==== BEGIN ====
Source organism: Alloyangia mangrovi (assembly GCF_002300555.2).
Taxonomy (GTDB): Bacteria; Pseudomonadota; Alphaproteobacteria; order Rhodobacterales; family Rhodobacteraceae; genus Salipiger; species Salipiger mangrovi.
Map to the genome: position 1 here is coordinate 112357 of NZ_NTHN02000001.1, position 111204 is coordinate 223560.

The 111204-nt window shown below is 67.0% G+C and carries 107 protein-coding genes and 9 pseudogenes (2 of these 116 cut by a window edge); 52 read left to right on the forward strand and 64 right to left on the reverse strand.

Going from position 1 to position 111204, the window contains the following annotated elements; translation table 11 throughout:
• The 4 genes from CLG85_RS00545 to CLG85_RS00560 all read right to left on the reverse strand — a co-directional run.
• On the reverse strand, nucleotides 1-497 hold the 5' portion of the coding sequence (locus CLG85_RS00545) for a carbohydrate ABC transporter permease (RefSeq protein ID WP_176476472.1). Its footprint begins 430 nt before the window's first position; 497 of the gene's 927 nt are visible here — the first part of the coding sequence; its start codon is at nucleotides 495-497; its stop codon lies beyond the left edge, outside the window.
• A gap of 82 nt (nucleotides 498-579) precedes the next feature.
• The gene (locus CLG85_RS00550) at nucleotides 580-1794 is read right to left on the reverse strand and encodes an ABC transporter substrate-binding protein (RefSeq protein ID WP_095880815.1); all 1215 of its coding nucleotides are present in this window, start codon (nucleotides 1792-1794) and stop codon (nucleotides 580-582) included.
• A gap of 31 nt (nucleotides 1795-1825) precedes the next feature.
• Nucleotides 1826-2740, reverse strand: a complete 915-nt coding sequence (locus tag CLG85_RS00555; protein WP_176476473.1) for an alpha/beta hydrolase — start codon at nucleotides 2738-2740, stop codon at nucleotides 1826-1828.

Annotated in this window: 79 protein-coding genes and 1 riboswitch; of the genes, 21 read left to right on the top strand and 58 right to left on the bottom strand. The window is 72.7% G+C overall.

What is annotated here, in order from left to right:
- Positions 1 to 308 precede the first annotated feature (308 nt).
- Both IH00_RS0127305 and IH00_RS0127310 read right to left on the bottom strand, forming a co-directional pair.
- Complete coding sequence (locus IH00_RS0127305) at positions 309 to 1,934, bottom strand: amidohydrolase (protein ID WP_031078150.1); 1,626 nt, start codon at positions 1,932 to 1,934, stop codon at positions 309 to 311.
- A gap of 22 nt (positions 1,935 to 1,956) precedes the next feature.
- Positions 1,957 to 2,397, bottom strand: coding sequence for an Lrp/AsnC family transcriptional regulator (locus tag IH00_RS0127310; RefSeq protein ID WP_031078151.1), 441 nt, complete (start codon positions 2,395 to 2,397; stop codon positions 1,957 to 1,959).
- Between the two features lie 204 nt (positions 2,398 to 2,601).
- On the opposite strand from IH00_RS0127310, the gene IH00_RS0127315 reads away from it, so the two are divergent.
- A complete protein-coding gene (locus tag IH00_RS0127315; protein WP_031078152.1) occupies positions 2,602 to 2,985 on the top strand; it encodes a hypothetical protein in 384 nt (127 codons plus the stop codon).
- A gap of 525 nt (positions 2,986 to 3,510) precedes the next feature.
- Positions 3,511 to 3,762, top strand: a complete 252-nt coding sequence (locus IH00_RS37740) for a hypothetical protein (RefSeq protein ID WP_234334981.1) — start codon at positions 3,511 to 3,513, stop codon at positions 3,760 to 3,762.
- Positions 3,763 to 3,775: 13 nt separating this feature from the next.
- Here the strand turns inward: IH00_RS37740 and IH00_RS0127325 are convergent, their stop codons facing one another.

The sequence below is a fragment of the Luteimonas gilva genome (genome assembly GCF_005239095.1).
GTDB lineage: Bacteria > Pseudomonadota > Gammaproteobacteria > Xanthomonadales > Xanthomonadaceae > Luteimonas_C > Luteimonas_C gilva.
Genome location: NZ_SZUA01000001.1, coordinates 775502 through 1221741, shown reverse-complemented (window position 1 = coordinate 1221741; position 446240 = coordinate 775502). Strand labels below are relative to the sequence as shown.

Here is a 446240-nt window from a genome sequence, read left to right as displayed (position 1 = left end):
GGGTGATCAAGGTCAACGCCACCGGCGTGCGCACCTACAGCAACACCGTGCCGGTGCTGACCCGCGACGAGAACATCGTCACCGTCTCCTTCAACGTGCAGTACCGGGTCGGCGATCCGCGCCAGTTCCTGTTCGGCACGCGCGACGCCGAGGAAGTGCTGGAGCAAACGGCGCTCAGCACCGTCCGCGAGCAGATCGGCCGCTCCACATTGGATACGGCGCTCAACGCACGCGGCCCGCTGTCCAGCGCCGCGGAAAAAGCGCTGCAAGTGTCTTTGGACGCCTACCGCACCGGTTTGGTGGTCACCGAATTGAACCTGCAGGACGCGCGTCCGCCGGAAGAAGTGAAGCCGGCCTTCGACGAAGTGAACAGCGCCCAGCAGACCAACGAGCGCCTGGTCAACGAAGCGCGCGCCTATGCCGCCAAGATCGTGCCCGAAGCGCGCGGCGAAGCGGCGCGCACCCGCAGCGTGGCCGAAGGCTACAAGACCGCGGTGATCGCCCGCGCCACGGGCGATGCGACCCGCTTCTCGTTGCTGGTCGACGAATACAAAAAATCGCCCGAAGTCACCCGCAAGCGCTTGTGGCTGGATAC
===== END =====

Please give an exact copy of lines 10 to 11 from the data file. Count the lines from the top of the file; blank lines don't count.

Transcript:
• A gap of 31 nt (nucleotides 1795-1825) precedes the next feature.
• Nucleotides 1826-2740, reverse strand: a complete 915-nt coding sequence (locus tag CLG85_RS00555; protein WP_176476473.1) for an alpha/beta hydrolase — start codon at nucleotides 2738-2740, stop codon at nucleotides 1826-1828.